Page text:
Ενδιαφερον τοποθετηση περι Spirulinas:
"Here is a qoute from another board by RD which might help.
I've sat on some of this info for a while, only because I felt that if I posted it on an online forum there would be those that would feel it was yet another rant from RD. (the nutrition mad man!)
I'm certainly no expert (on anything) but I don't feel that one has to be an expert to understand the info supplied below. Spirulina is indeed a great food for fish, but its inclusion rate in a feed should be limited. Somehow over the years spirulina has become somewhat of a holy grail of fish foods, with manufacturers jumping on the bandwagon & ceasing the moment for all it was worth. Out came the green dye & every company & their dog created a new "spirulina" formula.
I have no problem with spirulina as a raw ingredient in a fish food, but I shudder every time that I read someone suggesting to another fishkeeper that they should be feeding pure spirulina to their fish. Any decent quality fish food will already contain spirulina, and in an amount that will enhance the health of your fish, not place its health in harms way.
For years now spirulina has been promoted as the 'best' food for herbivorous fish, and as a color enhancing agent second to none. While it can be a high quality ingredient used in a fish food formula, there is a reason why no major fish food manufacturer has created a staple food for cichlids that is 100% spirulina. Most of the fish food currently marketed as "spirulina" formulas, are in fact fish meal based, with an inclusion rate 2-30% spirulina, and green dye used to create a veggie look to the food.
Vitamin A is required by all fish, but certainly not in the levels found in Spirulina.
As an example, studies show that juvenile Rainbow Trout require approx 2,000-2,500 IU/KG of vitamin A for optimum health. A Carp requires approx 1,000-2,000 IU/KG. Spirulina contains approx 23,000 IU per 10 grams, which equates to 2,300,000 IU/KG. In each heaping tablespoon of pure spirulina flakes, there's approx 23,000 IU of vitamin A. That's 460% of the US Daily Value recommended for an adult human!
Vitamin A is one of the fat soluble vitamins, so when dietary intake exceeds metabolic demand, those vitamins accumulate and get stored by a fishes body, not excreted such as water soluble vitamins. Over time this can lead to what's known as hypervitaminosis.
Hypervitaminosis A has been described in fish and in other animals and involved enlargement of liver and spleen, abnormal growth, skin lesions, epithelial keratinization, hyperplasia. of head cartilage, and abnormal bone formation resulting in ankylosis and fusion of vertebrae. Hypervitaminosis A is reflected in very high liver oil vitamin A content and elevated serum alkaline phosphatase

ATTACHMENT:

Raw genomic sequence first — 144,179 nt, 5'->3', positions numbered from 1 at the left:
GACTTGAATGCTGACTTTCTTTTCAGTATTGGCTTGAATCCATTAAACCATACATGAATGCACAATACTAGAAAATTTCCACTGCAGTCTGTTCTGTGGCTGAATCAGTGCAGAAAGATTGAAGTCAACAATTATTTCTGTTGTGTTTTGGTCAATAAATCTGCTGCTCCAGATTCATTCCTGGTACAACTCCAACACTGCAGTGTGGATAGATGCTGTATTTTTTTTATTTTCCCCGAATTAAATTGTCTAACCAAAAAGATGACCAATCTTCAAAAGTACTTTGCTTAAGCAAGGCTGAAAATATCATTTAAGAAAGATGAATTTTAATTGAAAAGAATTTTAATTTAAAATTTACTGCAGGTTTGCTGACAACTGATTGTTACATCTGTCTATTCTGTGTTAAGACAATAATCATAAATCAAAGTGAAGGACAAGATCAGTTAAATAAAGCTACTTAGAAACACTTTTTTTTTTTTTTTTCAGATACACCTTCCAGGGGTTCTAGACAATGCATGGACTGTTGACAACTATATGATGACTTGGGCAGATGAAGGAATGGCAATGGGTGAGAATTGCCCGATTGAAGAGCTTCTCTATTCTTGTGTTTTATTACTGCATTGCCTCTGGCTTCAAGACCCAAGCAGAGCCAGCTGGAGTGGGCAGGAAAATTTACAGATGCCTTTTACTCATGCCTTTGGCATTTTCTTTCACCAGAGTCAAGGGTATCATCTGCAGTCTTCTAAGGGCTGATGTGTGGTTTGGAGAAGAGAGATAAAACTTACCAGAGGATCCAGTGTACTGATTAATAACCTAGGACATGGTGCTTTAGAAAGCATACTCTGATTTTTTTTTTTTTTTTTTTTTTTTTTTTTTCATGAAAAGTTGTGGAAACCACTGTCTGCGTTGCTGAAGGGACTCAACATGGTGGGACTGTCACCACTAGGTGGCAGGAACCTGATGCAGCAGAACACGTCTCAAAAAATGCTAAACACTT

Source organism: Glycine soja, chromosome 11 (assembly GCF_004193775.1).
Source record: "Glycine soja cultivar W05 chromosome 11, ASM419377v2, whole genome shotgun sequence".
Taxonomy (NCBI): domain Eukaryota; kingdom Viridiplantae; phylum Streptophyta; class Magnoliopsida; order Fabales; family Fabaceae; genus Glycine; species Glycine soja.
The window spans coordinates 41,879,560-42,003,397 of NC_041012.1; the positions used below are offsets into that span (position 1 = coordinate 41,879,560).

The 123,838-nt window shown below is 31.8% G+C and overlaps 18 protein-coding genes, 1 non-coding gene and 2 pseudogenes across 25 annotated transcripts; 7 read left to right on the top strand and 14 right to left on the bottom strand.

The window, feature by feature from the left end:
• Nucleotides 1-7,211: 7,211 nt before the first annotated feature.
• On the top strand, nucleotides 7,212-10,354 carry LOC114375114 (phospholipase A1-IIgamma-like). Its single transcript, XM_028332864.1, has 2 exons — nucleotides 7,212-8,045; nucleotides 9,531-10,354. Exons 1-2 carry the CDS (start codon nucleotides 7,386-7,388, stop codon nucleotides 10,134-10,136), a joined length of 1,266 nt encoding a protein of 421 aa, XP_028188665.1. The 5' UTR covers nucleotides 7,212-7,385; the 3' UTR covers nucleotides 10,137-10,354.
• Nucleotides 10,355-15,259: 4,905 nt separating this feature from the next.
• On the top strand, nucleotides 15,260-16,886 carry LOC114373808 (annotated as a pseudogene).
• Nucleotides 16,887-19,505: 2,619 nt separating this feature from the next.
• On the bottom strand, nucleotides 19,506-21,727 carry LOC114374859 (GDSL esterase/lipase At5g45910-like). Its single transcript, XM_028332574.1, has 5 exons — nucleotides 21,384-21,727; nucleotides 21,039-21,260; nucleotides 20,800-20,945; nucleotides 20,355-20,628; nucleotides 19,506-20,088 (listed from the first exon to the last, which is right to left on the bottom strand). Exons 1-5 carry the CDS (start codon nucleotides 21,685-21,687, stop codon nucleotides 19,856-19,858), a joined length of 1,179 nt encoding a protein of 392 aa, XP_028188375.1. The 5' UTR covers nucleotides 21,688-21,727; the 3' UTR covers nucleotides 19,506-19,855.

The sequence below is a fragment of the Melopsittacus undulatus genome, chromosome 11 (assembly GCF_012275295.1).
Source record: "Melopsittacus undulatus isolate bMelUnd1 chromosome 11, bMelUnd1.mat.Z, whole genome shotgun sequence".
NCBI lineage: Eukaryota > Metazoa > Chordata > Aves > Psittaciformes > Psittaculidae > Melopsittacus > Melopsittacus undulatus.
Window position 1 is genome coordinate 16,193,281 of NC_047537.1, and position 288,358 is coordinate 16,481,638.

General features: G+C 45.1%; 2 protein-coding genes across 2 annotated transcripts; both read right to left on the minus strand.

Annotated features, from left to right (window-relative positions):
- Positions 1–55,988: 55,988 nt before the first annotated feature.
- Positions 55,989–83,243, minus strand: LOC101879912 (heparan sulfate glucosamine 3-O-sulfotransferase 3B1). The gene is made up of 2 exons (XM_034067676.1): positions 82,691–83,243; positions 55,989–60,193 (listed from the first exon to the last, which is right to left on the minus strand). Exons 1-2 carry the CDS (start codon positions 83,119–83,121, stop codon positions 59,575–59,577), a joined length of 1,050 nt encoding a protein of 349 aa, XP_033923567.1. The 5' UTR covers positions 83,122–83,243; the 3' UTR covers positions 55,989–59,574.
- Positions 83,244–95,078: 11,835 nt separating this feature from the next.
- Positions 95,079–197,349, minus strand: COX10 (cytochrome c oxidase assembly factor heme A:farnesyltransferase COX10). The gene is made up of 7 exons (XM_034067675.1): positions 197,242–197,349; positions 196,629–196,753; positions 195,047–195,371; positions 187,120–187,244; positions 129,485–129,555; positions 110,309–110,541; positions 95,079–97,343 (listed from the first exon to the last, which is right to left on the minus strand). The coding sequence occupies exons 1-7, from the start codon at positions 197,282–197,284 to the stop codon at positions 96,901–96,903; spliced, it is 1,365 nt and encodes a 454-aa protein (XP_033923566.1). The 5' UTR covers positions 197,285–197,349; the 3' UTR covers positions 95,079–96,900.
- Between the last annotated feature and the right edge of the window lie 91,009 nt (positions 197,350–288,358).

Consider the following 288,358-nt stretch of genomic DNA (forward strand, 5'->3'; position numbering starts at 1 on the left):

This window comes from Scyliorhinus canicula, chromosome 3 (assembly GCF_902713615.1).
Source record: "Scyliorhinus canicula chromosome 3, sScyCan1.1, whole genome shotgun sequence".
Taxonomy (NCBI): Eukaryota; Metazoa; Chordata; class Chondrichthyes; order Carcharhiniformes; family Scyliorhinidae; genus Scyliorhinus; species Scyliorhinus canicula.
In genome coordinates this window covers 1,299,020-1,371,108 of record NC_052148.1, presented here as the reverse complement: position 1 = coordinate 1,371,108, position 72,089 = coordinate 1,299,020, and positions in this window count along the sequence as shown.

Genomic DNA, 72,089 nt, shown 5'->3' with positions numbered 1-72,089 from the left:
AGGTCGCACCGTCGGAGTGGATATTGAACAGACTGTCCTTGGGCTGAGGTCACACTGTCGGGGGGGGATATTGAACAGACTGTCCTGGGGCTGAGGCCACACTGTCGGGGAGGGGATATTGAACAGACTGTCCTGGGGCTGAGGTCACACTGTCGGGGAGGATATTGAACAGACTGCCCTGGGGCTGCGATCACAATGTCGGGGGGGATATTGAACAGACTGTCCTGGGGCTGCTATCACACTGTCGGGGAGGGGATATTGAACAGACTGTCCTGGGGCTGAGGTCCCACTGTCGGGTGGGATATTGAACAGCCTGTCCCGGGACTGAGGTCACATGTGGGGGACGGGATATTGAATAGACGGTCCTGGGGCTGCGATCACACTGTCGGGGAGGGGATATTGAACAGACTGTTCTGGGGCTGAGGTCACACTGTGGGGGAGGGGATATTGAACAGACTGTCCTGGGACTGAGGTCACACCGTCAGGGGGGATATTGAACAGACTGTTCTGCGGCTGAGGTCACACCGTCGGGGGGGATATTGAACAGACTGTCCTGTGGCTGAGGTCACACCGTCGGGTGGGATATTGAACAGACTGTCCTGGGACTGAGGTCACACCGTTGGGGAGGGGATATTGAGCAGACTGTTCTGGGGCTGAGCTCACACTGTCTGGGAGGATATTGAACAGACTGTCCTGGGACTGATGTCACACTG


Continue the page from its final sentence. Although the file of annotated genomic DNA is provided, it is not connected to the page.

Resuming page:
In salmonids, you can refer to the following paper for toxicity levels of vitamin A. (Hilton, 1983; Poston et al, 1966; toxic level of vitamin A, 2.2–2.7 million I.U./kg diet)
I believe that would put any pure spirulina flakes right smack dab in the toxic level ball park. If that level has been determined to be toxic for salmon, then I think it's safe to assume that it won't be very user friendly for cichlids, either.
If that wasn't bad enough, Spirulina contains zero (0) vitamin C.
Just like humans, the vast majority of fish lack the ability to make their own vitamin C, so it must be supplied via their diet. In salmonids, a vitamin C deficiency will result in one or more of the following symptoms: reduced growth, impaired collagen formation, scoliosis, lordosis, internal/fin haemorrhage, dark colouration, distorted/twisted gill filaments, poor wound repair, increased mortality, reduced egg hatchability.
With regards to vitamin C, according to aquatic animal nutritionist Dr. Juli-Anne Royes Russo
"Studies have shown that the general requirements for fish are between the ranges of 10 and 500 mg/kg of diet for adequate growth and an absence of spinal deformities".
(Aquarium Fish Magazine - Sept 2005)
Her credentials can be found here: http://www.hswri.org/research/scientistDisplay.cfm?sciID=66
Most commercial fish feeds contain 150-200 mg/kg of vitamin C, some companies use much more.
Just in case anyone thinks that I'm pulling those spirulina numbers out of thin air:
I've cross referenced much of the info in the link above, and those numbers appear to be accurate.
Spirulina is also low in some of the essential amino acids, I don't believe that it has anywhere near the Omgea 3 levels that are found in most fish meal based foods, nor does it have the UP (usable protein) level that a quality fish meal has. For the latter I'll use a spirulina marketing/sales website as a reference for comparison. http://www.spirulinasource.com/earthfoodch2a.html
If you scroll down to chart 2.5 .... Net protein utilization and usable protein
you'll find that the UP of spirulina is 40%. (using 65% protein for spirulina) Now if we take a high quality fish meal, such as Herring meal, which is approx 75% protein, then the UP becomes 60%, which is significantly higher than spirulina. This is due to Herring meal having a much higher Net Protein Utilization (NPU) value.
Taking all of the above into account, this is exactly why no fish manufacturer in their right mind would produce a fish food designed as a staple food, that was 100% spirulina, or for that matter, even based on spirulina. (as in the main ingredient)
To do so would fly in the face of everything that experts in the field of fish nutrition have learned over the past 50 years. Real experts, people who have dedicated their life to the study of nutritional disorders & disease in fish.
Is high quality spirulina a useful raw ingredient for fish food, yes! But it's inclusion rate for color enhancement & overall nutritional benefits (at least with most species) needn't be more than 3-5%.
Spirulina ως τροφη
No replies to this topic
0 Χρήστης (ες) διαβάζουν αυτό το θέμα
0 Μέλη, 0 Επισκέπτες, 0 Ανώνυμοι Χρήστες